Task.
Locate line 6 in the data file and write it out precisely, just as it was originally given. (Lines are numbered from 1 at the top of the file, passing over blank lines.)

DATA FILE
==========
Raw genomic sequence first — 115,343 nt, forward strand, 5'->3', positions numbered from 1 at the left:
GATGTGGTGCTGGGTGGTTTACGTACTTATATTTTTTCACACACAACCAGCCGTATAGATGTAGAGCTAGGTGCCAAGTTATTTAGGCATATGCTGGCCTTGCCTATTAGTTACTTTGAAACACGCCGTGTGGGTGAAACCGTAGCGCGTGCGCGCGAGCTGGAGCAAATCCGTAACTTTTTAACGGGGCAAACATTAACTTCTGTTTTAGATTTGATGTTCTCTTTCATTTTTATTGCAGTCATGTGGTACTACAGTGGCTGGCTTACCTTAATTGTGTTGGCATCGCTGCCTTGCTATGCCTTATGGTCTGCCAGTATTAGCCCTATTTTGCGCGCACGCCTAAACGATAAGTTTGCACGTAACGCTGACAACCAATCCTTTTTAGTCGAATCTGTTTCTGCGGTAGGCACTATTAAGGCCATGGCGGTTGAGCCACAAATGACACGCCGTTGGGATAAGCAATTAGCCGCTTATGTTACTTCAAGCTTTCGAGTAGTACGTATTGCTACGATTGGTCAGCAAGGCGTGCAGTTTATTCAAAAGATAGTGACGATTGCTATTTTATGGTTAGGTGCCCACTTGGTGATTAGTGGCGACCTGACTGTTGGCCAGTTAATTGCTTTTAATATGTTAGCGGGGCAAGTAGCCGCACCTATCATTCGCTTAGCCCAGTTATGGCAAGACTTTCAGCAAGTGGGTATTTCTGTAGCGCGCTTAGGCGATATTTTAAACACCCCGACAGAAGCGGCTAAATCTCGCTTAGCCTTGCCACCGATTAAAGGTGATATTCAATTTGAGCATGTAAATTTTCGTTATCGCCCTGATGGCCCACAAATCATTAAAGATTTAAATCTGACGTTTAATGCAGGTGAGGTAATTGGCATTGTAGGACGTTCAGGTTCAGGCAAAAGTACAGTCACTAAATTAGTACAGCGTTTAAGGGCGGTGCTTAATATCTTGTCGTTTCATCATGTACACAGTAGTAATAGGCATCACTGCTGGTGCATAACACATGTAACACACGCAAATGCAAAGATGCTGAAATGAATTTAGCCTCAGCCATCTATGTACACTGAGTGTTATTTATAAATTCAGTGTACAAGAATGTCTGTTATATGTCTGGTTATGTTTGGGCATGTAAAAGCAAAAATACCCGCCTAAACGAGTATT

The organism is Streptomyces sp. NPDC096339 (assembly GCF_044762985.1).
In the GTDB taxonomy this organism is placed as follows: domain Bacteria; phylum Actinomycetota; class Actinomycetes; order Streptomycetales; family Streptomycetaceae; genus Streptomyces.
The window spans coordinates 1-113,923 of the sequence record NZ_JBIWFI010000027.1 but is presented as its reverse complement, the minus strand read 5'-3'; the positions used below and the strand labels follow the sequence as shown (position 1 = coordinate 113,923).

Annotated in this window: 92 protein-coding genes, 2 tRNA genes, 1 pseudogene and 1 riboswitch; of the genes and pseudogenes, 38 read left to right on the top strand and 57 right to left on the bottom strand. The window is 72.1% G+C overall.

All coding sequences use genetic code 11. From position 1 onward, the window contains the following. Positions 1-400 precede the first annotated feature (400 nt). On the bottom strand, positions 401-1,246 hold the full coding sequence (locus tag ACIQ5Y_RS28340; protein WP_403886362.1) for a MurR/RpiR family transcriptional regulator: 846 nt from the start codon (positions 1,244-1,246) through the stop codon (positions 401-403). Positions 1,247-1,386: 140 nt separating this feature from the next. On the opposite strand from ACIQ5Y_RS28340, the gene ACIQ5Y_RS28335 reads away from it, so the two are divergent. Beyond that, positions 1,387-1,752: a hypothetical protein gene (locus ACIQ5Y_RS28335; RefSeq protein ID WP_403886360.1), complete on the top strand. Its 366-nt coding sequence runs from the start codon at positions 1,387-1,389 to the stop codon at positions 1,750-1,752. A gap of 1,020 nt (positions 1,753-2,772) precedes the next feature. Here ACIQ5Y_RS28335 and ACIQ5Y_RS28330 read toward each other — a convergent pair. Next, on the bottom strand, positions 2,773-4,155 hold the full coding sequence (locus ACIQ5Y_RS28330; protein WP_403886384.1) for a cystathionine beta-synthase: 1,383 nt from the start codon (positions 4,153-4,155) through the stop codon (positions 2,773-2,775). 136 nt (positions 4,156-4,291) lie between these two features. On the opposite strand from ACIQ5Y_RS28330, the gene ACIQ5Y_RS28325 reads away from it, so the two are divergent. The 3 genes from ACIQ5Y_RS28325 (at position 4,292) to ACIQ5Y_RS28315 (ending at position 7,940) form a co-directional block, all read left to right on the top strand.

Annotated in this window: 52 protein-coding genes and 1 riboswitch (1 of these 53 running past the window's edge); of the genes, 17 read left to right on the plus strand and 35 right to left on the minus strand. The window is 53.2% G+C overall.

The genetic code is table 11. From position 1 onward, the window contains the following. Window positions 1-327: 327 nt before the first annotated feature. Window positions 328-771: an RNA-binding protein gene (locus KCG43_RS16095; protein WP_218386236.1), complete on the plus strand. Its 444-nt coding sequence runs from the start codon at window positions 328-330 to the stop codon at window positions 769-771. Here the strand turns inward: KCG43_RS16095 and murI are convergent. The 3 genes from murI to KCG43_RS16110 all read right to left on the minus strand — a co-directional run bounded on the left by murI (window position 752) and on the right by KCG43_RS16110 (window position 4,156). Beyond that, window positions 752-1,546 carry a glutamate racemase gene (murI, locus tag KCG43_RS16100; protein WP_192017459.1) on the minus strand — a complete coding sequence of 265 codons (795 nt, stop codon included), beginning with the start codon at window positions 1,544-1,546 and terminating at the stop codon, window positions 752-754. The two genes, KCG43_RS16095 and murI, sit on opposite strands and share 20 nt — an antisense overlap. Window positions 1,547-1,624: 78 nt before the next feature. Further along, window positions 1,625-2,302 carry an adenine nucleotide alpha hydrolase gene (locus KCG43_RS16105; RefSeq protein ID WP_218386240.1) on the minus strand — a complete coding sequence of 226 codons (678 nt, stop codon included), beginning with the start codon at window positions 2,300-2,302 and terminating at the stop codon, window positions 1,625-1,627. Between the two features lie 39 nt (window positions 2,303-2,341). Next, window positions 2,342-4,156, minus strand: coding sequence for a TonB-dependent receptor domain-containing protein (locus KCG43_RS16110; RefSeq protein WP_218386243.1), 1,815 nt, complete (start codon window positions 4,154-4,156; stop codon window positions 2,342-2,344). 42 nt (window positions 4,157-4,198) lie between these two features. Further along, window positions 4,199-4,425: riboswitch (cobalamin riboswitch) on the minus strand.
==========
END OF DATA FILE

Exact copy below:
Annotated in this window: 92 protein-coding genes, 2 tRNA genes, 1 pseudogene and 1 riboswitch; of the genes and pseudogenes, 38 read left to right on the top strand and 57 right to left on the bottom strand. The window is 72.1% G+C overall.